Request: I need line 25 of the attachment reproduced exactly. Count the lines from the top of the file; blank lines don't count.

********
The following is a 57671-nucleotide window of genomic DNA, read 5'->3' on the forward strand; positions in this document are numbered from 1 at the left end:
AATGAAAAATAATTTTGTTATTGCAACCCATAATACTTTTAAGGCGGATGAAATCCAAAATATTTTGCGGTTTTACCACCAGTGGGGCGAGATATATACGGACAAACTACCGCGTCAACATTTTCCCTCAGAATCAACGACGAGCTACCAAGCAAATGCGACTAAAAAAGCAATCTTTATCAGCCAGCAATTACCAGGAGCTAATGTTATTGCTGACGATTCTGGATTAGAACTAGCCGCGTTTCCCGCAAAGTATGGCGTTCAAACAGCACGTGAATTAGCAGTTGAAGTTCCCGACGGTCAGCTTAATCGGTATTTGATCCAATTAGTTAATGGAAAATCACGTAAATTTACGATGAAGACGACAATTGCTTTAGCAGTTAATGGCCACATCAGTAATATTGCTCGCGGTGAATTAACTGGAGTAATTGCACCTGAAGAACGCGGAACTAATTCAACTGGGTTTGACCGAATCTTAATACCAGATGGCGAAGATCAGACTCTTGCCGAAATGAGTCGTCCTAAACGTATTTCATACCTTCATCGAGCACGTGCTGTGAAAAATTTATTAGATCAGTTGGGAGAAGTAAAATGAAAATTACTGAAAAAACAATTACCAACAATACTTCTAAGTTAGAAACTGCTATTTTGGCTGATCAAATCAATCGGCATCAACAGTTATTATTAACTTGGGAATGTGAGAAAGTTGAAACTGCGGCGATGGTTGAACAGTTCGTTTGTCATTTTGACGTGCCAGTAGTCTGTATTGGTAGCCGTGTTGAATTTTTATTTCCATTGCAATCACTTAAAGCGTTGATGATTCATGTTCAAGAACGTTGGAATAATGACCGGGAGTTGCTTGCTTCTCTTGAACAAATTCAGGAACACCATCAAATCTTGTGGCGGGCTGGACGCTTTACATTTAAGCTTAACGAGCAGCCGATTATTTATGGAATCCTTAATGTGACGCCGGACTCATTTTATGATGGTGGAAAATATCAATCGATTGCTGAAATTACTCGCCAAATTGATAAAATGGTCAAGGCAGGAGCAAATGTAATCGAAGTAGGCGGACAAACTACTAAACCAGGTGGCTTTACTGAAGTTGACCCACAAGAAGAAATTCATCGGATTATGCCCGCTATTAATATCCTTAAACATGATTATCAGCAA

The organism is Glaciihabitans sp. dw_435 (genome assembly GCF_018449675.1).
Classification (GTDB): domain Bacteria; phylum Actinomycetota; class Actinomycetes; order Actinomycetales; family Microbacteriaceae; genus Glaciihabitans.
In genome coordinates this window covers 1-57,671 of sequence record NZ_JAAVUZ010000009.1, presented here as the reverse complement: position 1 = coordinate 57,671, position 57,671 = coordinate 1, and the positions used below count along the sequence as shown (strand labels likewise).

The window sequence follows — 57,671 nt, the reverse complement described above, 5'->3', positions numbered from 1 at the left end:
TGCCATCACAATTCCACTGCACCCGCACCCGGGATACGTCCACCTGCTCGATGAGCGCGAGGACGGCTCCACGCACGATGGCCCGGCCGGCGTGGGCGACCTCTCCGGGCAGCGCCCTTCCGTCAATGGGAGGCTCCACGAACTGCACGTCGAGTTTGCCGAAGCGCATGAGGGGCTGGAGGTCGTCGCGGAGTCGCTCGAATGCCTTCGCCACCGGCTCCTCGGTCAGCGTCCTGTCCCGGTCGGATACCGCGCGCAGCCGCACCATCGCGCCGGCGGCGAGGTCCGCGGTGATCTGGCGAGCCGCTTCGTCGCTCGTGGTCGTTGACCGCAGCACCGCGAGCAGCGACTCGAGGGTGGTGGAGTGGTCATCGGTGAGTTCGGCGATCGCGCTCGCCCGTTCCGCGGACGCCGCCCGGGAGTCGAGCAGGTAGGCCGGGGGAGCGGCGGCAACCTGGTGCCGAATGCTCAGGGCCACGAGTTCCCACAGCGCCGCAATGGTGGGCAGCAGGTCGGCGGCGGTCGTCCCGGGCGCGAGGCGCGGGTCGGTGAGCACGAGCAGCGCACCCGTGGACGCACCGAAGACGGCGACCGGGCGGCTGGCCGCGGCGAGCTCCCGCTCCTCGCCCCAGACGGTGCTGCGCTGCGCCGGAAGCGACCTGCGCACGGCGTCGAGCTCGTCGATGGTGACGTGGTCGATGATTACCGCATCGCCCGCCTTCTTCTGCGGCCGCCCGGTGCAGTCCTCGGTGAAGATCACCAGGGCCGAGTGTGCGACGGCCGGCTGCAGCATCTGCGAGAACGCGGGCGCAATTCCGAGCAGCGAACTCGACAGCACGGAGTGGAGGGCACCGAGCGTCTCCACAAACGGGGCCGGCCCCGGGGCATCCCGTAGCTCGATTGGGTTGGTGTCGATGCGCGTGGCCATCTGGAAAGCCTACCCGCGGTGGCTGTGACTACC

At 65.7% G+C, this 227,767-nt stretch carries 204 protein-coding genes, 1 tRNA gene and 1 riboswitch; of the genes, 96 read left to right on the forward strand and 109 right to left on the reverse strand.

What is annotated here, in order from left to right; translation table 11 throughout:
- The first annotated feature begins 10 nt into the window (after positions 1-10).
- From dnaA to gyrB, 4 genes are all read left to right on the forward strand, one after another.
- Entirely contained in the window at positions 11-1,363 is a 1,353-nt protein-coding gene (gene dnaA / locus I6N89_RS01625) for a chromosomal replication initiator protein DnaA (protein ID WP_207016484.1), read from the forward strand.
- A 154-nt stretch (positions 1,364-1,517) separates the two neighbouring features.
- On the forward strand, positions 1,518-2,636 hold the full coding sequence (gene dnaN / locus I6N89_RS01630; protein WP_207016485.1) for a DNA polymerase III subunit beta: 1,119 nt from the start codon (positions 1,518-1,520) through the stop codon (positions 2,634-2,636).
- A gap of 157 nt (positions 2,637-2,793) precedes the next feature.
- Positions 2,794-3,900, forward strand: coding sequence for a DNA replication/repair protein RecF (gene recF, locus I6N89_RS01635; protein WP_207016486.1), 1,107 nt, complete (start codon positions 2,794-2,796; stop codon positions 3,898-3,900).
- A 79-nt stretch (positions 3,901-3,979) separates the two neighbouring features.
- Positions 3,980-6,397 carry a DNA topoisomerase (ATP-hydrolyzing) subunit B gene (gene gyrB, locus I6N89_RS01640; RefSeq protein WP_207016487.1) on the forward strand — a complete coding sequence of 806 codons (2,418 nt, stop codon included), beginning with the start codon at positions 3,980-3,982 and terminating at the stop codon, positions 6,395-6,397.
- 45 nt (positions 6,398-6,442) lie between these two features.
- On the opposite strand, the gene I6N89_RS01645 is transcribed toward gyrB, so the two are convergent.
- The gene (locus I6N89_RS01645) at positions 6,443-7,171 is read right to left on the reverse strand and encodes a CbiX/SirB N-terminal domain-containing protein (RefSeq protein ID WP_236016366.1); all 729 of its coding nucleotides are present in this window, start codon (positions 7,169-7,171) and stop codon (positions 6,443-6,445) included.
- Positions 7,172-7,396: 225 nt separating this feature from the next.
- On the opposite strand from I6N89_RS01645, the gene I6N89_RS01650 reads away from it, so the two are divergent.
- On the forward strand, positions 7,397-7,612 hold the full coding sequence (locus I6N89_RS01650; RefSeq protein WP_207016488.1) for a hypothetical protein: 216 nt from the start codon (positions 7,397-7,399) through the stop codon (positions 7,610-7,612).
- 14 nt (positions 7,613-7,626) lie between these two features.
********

- 14 nt (positions 7,613-7,626) lie between these two features.